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Kelowna  

Children dying from drugs

Tears of sadness and consoling hugs filled the Laurel Packinghouse Thursday night, as dozens of people met to discuss the impacts the province's drug crisis has on youth in the community.

The event, Continuing the Conversation, was centred around the results of a recent survey put out by The Bridge Youth and Family Services about the challenges those looking to get off drugs face in the Okanagan.

Additionally, several new Okanagan service providers spoke about how they are helping young people.

“As a result of substance use, children as young as 13 have died in communities across B.C.,” said Celine Thompson, executive director of Bridge, as she fought back tears.

Just over 600 people filled out the survey, answering questions about the barriers to recovery youth face and Kelowna's most needed services, among others.

Respondents said youth are uncertain about where services in the community are or how to access them and long wait times pose a significant barrier for those seeking help.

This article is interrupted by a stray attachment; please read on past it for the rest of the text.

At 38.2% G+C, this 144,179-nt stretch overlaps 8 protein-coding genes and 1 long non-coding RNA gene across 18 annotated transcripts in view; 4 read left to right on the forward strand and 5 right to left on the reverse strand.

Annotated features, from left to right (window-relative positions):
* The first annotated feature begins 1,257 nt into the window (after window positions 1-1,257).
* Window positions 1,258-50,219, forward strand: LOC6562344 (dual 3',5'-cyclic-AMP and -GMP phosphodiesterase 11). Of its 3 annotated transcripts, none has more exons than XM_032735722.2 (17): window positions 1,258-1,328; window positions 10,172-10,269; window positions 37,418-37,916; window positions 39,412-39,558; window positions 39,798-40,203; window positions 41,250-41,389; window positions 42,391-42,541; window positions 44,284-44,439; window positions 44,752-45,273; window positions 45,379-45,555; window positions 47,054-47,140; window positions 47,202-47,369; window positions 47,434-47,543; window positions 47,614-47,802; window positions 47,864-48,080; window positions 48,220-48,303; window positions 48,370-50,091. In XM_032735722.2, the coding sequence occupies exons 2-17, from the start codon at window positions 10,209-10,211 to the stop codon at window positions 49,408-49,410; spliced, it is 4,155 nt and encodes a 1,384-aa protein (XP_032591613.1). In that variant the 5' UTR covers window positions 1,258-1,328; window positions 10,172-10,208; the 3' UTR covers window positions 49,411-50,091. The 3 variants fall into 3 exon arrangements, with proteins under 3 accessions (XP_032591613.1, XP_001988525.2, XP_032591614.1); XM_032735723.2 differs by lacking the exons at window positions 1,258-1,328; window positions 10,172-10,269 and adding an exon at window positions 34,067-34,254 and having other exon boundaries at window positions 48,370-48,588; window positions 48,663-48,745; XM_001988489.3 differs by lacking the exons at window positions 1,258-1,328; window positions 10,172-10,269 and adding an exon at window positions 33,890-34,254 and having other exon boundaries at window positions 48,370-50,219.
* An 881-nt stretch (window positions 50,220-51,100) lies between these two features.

The survey also found support for the families of young people who need help is lacking in the community, along with residential treatment programs.

Jamie McGregor, manager of Kelowna's YD33 youth detox program, said the only publicly-funded long-term youth treatment facility in the Okanagan is in Keremeos.

"They provide four beds for the entirety of the Okanagan,” McGregor said. “In Kelowna and the Okanagan there is a massive lack of treatment beds.”

YD33 is one of the Okanagan's newer youth treatment facilities in the Okanagan, along with Keremeos' Ashnola at the Crossing and Kelowna's Foundry.

Addicted youth usually stay at YD33 for five to 15 days, while they detox from drugs. McGregor says while they only service people aged 18 and under, they see all the same addictions as would be found in similar adult facilities.

“Primarily what we call polysubstance users, so people who are using whatever they can get their hands on, methamphetamine, crack cocaine, heroin," he said. “We see less alcohol than you would in an adult detox."

After a stay at the detox centre, McGregor says recovering youth would “ideally” transition to a longer term treatment centre. The same centres that have a “massive lack of treatment beds” in the Okanagan.

McGregor says funding for these services typically flows through Interior Health, but they're “open to all funding sources at this point.”



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